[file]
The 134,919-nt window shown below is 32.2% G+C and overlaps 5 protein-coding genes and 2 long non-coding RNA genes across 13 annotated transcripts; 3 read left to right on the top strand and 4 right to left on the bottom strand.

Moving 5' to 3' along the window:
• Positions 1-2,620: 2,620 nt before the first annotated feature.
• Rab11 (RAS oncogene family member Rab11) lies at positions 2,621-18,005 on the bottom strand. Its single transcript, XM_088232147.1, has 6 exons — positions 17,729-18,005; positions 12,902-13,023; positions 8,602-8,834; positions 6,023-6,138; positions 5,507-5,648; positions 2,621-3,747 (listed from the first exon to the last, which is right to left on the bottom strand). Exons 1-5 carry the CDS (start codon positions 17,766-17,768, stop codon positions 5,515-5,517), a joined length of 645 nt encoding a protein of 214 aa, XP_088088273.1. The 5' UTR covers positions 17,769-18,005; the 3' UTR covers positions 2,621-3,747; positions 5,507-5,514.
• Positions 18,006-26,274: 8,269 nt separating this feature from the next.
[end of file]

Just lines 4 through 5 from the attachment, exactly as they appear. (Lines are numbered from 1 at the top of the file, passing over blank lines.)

• Rab11 (RAS oncogene family member Rab11) lies at positions 2,621-18,005 on the bottom strand. Its single transcript, XM_088232147.1, has 6 exons — positions 17,729-18,005; positions 12,902-13,023; positions 8,602-8,834; positions 6,023-6,138; positions 5,507-5,648; positions 2,621-3,747 (listed from the first exon to the last, which is right to left on the bottom strand). Exons 1-5 carry the CDS (start codon positions 17,766-17,768, stop codon positions 5,515-5,517), a joined length of 645 nt encoding a protein of 214 aa, XP_088088273.1. The 5' UTR covers positions 17,769-18,005; the 3' UTR covers positions 2,621-3,747; positions 5,507-5,514.
• Positions 18,006-26,274: 8,269 nt separating this feature from the next.